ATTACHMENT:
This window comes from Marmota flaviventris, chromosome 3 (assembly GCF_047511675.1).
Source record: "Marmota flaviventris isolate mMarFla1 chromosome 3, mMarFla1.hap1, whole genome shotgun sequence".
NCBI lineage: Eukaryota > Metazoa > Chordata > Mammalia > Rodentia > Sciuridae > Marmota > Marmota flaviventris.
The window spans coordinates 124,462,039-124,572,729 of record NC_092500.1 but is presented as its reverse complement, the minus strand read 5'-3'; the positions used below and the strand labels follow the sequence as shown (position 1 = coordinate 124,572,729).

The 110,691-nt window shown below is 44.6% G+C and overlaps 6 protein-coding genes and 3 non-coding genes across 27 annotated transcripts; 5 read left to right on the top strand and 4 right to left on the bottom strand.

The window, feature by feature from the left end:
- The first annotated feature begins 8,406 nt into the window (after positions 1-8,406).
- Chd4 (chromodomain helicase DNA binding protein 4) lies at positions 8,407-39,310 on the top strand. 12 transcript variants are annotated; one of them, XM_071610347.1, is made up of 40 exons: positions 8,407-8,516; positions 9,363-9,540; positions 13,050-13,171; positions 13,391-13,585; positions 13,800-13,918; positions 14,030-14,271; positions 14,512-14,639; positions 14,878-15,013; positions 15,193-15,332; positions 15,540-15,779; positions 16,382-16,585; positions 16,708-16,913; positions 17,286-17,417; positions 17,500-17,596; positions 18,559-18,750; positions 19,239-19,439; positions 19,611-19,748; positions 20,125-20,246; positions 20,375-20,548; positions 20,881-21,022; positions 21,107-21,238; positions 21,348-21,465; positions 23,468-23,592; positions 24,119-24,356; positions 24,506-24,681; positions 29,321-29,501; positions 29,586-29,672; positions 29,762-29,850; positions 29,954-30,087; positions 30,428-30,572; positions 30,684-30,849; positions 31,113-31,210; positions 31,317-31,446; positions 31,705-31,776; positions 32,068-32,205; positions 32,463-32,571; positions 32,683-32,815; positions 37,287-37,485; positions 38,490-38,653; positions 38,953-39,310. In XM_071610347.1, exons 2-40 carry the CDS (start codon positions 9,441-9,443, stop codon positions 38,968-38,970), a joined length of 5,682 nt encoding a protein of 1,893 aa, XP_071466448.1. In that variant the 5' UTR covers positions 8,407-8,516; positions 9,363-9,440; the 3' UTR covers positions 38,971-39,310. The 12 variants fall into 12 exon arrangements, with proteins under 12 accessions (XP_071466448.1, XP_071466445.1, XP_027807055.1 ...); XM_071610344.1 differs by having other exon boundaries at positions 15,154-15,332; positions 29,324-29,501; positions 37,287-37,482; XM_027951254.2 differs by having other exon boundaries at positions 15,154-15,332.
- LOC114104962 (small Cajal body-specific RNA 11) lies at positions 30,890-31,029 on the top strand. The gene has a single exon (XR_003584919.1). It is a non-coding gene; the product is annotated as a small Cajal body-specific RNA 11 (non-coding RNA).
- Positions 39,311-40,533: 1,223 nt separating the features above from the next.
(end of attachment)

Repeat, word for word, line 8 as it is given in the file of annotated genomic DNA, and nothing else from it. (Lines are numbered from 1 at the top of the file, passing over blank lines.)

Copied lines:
- Chd4 (chromodomain helicase DNA binding protein 4) lies at positions 8,407-39,310 on the top strand. 12 transcript variants are annotated; one of them, XM_071610347.1, is made up of 40 exons: positions 8,407-8,516; positions 9,363-9,540; positions 13,050-13,171; positions 13,391-13,585; positions 13,800-13,918; positions 14,030-14,271; positions 14,512-14,639; positions 14,878-15,013; positions 15,193-15,332; positions 15,540-15,779; positions 16,382-16,585; positions 16,708-16,913; positions 17,286-17,417; positions 17,500-17,596; positions 18,559-18,750; positions 19,239-19,439; positions 19,611-19,748; positions 20,125-20,246; positions 20,375-20,548; positions 20,881-21,022; positions 21,107-21,238; positions 21,348-21,465; positions 23,468-23,592; positions 24,119-24,356; positions 24,506-24,681; positions 29,321-29,501; positions 29,586-29,672; positions 29,762-29,850; positions 29,954-30,087; positions 30,428-30,572; positions 30,684-30,849; positions 31,113-31,210; positions 31,317-31,446; positions 31,705-31,776; positions 32,068-32,205; positions 32,463-32,571; positions 32,683-32,815; positions 37,287-37,485; positions 38,490-38,653; positions 38,953-39,310. In XM_071610347.1, exons 2-40 carry the CDS (start codon positions 9,441-9,443, stop codon positions 38,968-38,970), a joined length of 5,682 nt encoding a protein of 1,893 aa, XP_071466448.1. In that variant the 5' UTR covers positions 8,407-8,516; positions 9,363-9,440; the 3' UTR covers positions 38,971-39,310. The 12 variants fall into 12 exon arrangements, with proteins under 12 accessions (XP_071466448.1, XP_071466445.1, XP_027807055.1 ...); XM_071610344.1 differs by having other exon boundaries at positions 15,154-15,332; positions 29,324-29,501; positions 37,287-37,482; XM_027951254.2 differs by having other exon boundaries at positions 15,154-15,332.